In bold L.E.D. lettering, the word “PORN” broadcasts itself behind a rooftop fight scene early on in Netflix’s new live-action Cowboy Bebop—each letter a different color and shape, like a cutout from a teen fashion magazine, or a hostage note. The sign leans, glaring and obvious, against some architectural feature, but Spike, Cowboy Bebop’s sci-fi bounty hunter protagonist, never acknowledges it. Actually, it seems, it’s there for no one to acknowledge—imperceptible both to the building’s visitors below or spaceships flying above. “PORN” is there for the camera, and the camera haunts it.
It’s trite to say Netflix’s Cowboy Bebop breaks the fourth wall. Definitionally, as a live-action adaptation, it has to—a certain self-consciousness is necessary to translate a cult-classic anime into the third dimension. If it didn’t nod to the frothing buildup of 23 years of fandom, the show would appear detached. So, nod it does. It re-creates the famous jazz-backed intro. Actors do their best to voice lines copy-and-pasted from the anime, but with added verve. At one point, Faye Valentine specifically says the phrase “I’m not gonna carry that weight,” a throwback to the melancholic ending scene of the original series: “You’re gonna carry that weight.”
As a translation project, though, Netflix’s Cowboy Bebop fails. In fact, it probably fails at being a lot of its easiest descriptors: an adaptation, a reimagining, a rendition. What Cowboy Bebop is, down to its hammy cyberpunk signage and the nails of its cheap-looking sets, is a performance. For whom, it’s entirely unclear. But at a time in prestige media when audience is certain, the “PORN” sign will always be beheld.
Cowboy Bebop is held up as anime’s north star, an entirely unobjectionable “favorite” for dabblers and heads alike. It’s got the characters of a noir film, Jackie Chan action sequences, music out of a New York jazz club, and the superstructure of a space opera. And because it’s episodic and not very plot-driven, Cowboy Bebop evades the classic anime pitfall of gating affecting moments behind dozens of filler episodes. Everyone likes it, because it’s good and because it’s for everyone.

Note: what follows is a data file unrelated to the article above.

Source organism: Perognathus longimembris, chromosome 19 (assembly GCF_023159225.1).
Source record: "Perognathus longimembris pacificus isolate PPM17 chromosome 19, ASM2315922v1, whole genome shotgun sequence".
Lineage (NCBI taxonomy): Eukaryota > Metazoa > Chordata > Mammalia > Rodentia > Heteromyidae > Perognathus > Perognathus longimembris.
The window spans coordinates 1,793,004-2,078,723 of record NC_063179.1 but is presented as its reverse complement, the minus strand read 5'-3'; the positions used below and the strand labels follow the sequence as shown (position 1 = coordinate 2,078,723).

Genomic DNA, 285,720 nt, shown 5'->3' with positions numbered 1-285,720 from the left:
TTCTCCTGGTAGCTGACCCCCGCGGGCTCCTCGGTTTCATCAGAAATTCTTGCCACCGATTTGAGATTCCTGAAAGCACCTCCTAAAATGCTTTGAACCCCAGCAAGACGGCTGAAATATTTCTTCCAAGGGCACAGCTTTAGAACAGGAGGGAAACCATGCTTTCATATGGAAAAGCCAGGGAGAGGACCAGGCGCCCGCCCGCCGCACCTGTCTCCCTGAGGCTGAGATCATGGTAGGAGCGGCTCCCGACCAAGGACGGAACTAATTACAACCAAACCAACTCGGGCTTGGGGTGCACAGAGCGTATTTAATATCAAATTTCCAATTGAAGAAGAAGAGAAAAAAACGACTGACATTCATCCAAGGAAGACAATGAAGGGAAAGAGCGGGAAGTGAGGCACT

Announced in 2017, Netflix’s Cowboy Bebop was always going to be disappointing to fans of the original anime. There’s no way around it; the bar was stratospheric, lifted higher by the infinity of the animation medium. Live-action anime adaptations, generously put, have long failed to engineer the heart of their source anime. (See: Fullmetal Alchemist, Ghost in the Shell, Death Note). A large and persuasive contingent of otaku would argue it’s simply not possible to adapt the artform, particularly sci-fi anime, to live-action without it feeling paraphrased.
Early teasers and trailers indicated Cowboy Bebop would be reverent, at least, with broadly brushed portraits of its stickiest scenes. And blessedly, showrunner André Nemec, known for Mission Impossible: Ghost Protocol, cast the right people: John Cho as Spike Spiegel, Daniella Pineda as Faye Valentine, and Mustafa Shakir as Jet Black. (The show’s standout performances come from Elena Satine and Alex Hassell, respectively playing Julia and Vicious—characters even the most ardent Cowboy Bebop fans will concede are underutilized.) Describing the anime as a “roadmap” during an interview at the RE:WIRED conference last week, Nemec elaborated that Cowboy Bebop “presents an optimistic view of the future in that it should be multicultural and gender-fluid.”
social experiment by Livio Acerbo #greengroundit #wired https://www.wired.com/story/cowboy-bebop-fails